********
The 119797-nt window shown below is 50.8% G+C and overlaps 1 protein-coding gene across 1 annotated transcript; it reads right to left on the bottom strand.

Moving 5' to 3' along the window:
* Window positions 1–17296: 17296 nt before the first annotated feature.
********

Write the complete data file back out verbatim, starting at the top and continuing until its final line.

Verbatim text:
The 119797-nt window shown below is 50.8% G+C and overlaps 1 protein-coding gene across 1 annotated transcript; it reads right to left on the bottom strand.

Moving 5' to 3' along the window:
* Window positions 1–17296: 17296 nt before the first annotated feature.